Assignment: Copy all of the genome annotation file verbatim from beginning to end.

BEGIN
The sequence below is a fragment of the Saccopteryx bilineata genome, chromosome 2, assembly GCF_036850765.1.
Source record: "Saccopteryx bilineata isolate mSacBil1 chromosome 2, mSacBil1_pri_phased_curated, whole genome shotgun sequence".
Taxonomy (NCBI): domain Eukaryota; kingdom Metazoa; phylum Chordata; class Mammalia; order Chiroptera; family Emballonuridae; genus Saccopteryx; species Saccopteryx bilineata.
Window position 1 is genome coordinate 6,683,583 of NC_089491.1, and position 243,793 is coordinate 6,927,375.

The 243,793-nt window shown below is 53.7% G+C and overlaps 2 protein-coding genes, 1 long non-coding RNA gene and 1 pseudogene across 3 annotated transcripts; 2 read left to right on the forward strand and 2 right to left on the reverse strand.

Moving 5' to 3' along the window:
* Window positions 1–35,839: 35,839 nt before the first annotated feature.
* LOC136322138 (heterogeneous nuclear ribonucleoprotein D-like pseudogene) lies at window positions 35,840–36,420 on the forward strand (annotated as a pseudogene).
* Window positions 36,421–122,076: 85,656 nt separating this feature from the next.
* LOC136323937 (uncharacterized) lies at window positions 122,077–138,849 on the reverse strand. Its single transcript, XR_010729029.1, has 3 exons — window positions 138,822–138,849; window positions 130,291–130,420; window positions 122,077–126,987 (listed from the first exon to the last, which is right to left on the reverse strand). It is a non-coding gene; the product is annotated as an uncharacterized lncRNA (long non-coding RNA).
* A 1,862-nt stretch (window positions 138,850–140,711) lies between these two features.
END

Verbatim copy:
The sequence below is a fragment of the Saccopteryx bilineata genome, chromosome 2, assembly GCF_036850765.1.
Source record: "Saccopteryx bilineata isolate mSacBil1 chromosome 2, mSacBil1_pri_phased_curated, whole genome shotgun sequence".
Taxonomy (NCBI): domain Eukaryota; kingdom Metazoa; phylum Chordata; class Mammalia; order Chiroptera; family Emballonuridae; genus Saccopteryx; species Saccopteryx bilineata.
Window position 1 is genome coordinate 6,683,583 of NC_089491.1, and position 243,793 is coordinate 6,927,375.

The 243,793-nt window shown below is 53.7% G+C and overlaps 2 protein-coding genes, 1 long non-coding RNA gene and 1 pseudogene across 3 annotated transcripts; 2 read left to right on the forward strand and 2 right to left on the reverse strand.

Moving 5' to 3' along the window:
* Window positions 1–35,839: 35,839 nt before the first annotated feature.
* LOC136322138 (heterogeneous nuclear ribonucleoprotein D-like pseudogene) lies at window positions 35,840–36,420 on the forward strand (annotated as a pseudogene).
* Window positions 36,421–122,076: 85,656 nt separating this feature from the next.
* LOC136323937 (uncharacterized) lies at window positions 122,077–138,849 on the reverse strand. Its single transcript, XR_010729029.1, has 3 exons — window positions 138,822–138,849; window positions 130,291–130,420; window positions 122,077–126,987 (listed from the first exon to the last, which is right to left on the reverse strand). It is a non-coding gene; the product is annotated as an uncharacterized lncRNA (long non-coding RNA).
* A 1,862-nt stretch (window positions 138,850–140,711) lies between these two features.